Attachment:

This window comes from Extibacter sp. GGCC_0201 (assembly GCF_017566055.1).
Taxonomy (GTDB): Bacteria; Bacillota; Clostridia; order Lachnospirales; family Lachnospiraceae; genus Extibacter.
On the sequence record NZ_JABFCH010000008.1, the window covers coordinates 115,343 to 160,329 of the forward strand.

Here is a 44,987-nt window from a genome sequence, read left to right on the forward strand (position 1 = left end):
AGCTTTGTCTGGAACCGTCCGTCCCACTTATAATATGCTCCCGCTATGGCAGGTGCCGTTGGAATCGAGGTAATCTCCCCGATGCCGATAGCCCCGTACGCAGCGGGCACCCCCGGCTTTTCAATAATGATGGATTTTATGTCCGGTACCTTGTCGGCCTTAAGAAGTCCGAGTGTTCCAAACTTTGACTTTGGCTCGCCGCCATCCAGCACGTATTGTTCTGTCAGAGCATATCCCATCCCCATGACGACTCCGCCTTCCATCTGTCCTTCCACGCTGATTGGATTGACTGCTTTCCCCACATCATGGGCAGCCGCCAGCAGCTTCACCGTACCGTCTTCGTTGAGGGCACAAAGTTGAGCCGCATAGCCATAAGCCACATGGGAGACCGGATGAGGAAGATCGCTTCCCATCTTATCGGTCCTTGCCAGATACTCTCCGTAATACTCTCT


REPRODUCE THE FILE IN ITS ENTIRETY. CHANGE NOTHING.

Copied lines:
This window comes from Extibacter sp. GGCC_0201 (assembly GCF_017566055.1).
Taxonomy (GTDB): Bacteria; Bacillota; Clostridia; order Lachnospirales; family Lachnospiraceae; genus Extibacter.
On the sequence record NZ_JABFCH010000008.1, the window covers coordinates 115,343 to 160,329 of the forward strand.

Here is a 44,987-nt window from a genome sequence, read left to right on the forward strand (position 1 = left end):
AGCTTTGTCTGGAACCGTCCGTCCCACTTATAATATGCTCCCGCTATGGCAGGTGCCGTTGGAATCGAGGTAATCTCCCCGATGCCGATAGCCCCGTACGCAGCGGGCACCCCCGGCTTTTCAATAATGATGGATTTTATGTCCGGTACCTTGTCGGCCTTAAGAAGTCCGAGTGTTCCAAACTTTGACTTTGGCTCGCCGCCATCCAGCACGTATTGTTCTGTCAGAGCATATCCCATCCCCATGACGACTCCGCCTTCCATCTGTCCTTCCACGCTGATTGGATTGACTGCTTTCCCCACATCATGGGCAGCCGCCAGCAGCTTCACCGTACCGTCTTCGTTGAGGGCACAAAGTTGAGCCGCATAGCCATAAGCCACATGGGAGACCGGATGAGGAAGATCGCTTCCCATCTTATCGGTCCTTGCCAGATACTCTCCGTAATACTCTCT